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Using gcc or IAR with ARTIK 020

The latest Simplicity Bluetooth stacks offer the option of using the GNU compiler (gcc) in addition to the IAR compiler. The advantage is price – gcc is free – but the downside is that the output image size is typically ~20% larger than that of IAR.

Here we demonstrate using the gcc compiler for a small project without size issues. You can use this procedure with the IAR compiler as well for large projects – you just need to choose between compilers when you create the project.

Physical Web

Google has an interesting initiative called the Physical Web. It is an approach to quickly enable local, web-based interaction with physical objects. For example, a parking meter might broadcast a URL to direct the driver to a Web site to pay the parking fee.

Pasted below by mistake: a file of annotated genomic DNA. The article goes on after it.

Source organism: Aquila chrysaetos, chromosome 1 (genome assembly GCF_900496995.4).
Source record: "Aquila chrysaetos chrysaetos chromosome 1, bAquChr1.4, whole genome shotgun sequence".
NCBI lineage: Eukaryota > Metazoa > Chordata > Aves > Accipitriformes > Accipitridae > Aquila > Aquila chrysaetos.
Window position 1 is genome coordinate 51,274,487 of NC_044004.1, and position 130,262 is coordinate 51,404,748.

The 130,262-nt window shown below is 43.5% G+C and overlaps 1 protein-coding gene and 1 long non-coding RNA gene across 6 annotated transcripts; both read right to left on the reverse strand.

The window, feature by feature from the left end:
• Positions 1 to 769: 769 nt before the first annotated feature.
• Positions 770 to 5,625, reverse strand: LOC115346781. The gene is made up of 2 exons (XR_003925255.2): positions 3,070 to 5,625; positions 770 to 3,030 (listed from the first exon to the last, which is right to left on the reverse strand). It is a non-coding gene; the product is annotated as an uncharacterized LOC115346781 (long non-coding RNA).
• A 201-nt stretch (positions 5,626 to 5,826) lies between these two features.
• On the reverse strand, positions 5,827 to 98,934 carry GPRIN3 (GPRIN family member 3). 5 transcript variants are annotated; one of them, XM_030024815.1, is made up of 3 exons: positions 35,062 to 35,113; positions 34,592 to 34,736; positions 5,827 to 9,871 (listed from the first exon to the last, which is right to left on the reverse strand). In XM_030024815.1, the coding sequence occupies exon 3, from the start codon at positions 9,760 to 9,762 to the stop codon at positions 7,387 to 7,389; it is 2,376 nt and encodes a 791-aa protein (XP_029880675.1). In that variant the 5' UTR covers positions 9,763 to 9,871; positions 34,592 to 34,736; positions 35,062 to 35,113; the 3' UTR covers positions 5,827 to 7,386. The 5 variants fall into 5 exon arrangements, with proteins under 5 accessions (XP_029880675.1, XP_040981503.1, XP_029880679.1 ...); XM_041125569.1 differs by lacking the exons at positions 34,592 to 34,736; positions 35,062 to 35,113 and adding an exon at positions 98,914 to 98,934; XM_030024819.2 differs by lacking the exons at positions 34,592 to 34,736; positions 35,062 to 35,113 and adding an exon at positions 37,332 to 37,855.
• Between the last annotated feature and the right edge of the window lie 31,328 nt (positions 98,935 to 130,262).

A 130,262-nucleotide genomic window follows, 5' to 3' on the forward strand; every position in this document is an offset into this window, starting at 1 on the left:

The Physical Web lets Bluetooth® Low Energy (BLE) devices broadcast beacons, typically a short Web address, so that people within range of the device can pick up the beacons with their phones. BLE beacons broadcast using the Eddystone protocol, specifically Eddystone-URL for URL broadcasting.

In this article, we demonstrate how to use Simplicity Studio to set up a Physical Web beacon, running from the ARTIK 020.

Prerequisites

This tutorial makes use of the Bluetooth software stack that is part of the Simplicity Studio® 4.0 development installation. The Simplicity tool generates custom source code according to the features you select.

You need to start out with at least one cross-compile toolchain installed prior to loading Simplicity Studio. You can also install both and switch between them.

Once you have a toolchain installed, download and install the Simplicity Studio environment. Follow the Silicon Labs instructions.

You'll additionally need some hardware:

  • ARTIK 030 development kit
  • Android phone